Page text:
Vasectomy is an effective and permanent form of contraception. The operation is quicker, easier and more effective than female sterilisation. There is a very small failure rate. Sterilisation is only for people who have decided they do not want children, or further children in the future. It is considered a permanent method of contraception, as reversal is a complicated operation which is not always successful. In addition, reversal is not usually available on the NHS.

Vasectomy is a small operation to cut the vas deferens. This is the tube that takes sperm from the testicles (testes) to the penis. Sperm are made in the testes. Once the vas deferens is cut, sperm can no longer get into the semen that comes out (is ejaculated) during sex.

Vasectomy is very reliable – but not quite 100%. Even after a successful operation about 1 in 2,000 men who have had a vasectomy will become fertile again at some point in the future. This is because, rarely, the two ends of the cut vas deferens re-unite over time. In a few cases, operations are not successful and tests show sperm are still present in semen after the operation. This occurs in less than 1 in 100 operations.

Vasectomy is usually done under a local anaesthetic. This means you are awake but have an injection into the skin so that you do not feel pain. Local anaesthetic is injected into a small area of skin on either side of the scrotum above the testicles (testes). A small cut is then made to these numbed areas of skin. Occasionally vasectomy is done under ageneral anaesthetic.

A tiny cut or puncture hole is made in the skin on each side of the scrotum. The vas deferens can be seen quite easily under the cut skin. It can be cut with a surgical knife (scalpel) or using diathermy. Diathermy is electrical current that cuts and seals the ends of the tubes. It stops bleeding at the same time. Sometimes a small piece of the vas deferens is removed.

The hole is so small you may not need any stitches. If you do, dissolvable stitches are used, or a special surgical tape. The operation takes about 15 minutes.

There is usually some discomfort and bruising for a few days afterwards. This normally goes away quickly. The discomfort can be helped by wearing tight-fitting underpants day and night for a week or so after the operation. It is also best not to do heavy lifting or strenuous exercise for four weeks or so after the operation.


Most men have no problems after a vasectomy. Problems are uncommon but include the following:

  • As with any operation or cut to the skin, there is a small risk of a wound infection.
  • The bruising around the operation site is sometimes quite marked. However, it will go in a week or so.
  • Rarely, sperm may leak into the scrotum and form a swelling which may need treatment.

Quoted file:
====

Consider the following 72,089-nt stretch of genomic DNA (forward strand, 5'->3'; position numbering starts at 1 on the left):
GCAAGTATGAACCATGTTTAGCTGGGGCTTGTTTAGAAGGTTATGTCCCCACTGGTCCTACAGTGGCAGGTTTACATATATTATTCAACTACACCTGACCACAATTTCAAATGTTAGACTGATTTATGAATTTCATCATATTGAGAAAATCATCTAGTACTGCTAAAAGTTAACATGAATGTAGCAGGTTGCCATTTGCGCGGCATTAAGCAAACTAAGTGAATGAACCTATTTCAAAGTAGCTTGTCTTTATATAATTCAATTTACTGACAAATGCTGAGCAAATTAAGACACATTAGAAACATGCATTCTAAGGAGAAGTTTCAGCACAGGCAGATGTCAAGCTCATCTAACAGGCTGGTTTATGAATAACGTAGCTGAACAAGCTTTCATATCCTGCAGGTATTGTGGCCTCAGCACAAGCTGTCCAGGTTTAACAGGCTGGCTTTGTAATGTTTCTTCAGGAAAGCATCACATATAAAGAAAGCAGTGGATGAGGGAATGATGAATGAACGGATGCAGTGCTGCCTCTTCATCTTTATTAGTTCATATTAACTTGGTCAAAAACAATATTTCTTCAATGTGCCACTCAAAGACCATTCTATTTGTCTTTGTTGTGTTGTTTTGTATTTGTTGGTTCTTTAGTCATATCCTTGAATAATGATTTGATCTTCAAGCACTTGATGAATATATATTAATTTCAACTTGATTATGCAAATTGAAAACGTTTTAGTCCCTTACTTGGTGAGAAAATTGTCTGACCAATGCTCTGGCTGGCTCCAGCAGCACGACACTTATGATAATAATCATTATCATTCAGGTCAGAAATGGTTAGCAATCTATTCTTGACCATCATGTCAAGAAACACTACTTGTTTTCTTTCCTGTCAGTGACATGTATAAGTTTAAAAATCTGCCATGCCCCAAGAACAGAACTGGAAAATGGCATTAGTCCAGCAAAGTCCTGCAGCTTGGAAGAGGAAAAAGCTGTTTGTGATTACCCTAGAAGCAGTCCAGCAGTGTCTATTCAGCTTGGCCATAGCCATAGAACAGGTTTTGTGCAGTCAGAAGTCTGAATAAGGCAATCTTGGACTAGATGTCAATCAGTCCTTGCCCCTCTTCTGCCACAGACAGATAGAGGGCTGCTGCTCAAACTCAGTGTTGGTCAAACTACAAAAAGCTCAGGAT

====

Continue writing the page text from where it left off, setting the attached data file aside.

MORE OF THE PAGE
• A small number of men have a dull ache in the scrotum for a few weeks or months after the operation. This usually settles within three months.
  • A small number of men develop a pain which does not settle over time. This can be mild or severe. It may be in the scrotum, the penis, the testicles (testes) or the lower tummy.
  • If you have a general anaesthetic, as with any operation, there is a small risk associated with the anaesthetic.

Some sperm survive in the upstream part of the vas deferens for several weeks after vasectomy. These can get into the semen for a while after the operation. About twelve weeks after the operation you will need to produce a semen test. This is looked at under the microscope to check for sperm.  If there are no sperm in this sample, you will be given the all clear. If not, you will need another test a month later. You will be told when the test shows the operation has been successful. Until this time you should continue using another method of contraception.

It is permanent and you don’t have to think of contraception again. It is easier to do and more effective than female sterilisation.

It may take a few months before the semen is free from sperm. As it is permanent, some people regret having a vasectomy, especially if their circumstances change. Vasectomy does not protect you from sexually transmitted infections.

No. The sex hormones made by the testicles (testes) – for example, testosterone – continue to be passed into the bloodstream as before. Also, vasectomy does not reduce the amount of semen when you come (ejaculate) during sex. Sperm only contributes a tiny amount to semen. Semen is made in the seminal vesicles and prostate higher upstream.

Sex may even be more enjoyable, as the worry or inconvenience of other forms of contraception is removed.

Sperm are still made as before in the testicles (testes). The sperm cannot get past the blocked vas deferens and are absorbed by the body.

Do not consider having the operation unless you and your partner are sure you do not want children, or further children. Consider all sorts of situations including a tragedy in the family or a break-up of your relationship. Only have a vasectomy if you are sure you would not want more children even in those situations. It is wise not to make the decision at times of crisis or change, such as after a new baby or termination of pregnancy. It is best not to make the decision if there are any major problems in your relationship with your partner.

Remember there are reversible forms of long-term contraception which are very effective. Consider these as a couple before making your decision. Long-acting contraception choices include coils, implants and injections. These are all for women.

Doctors normally like to be sure that both partners are happy with the decision before doing a vasectomy. However, it is not a legal requirement to get your partner’s permission.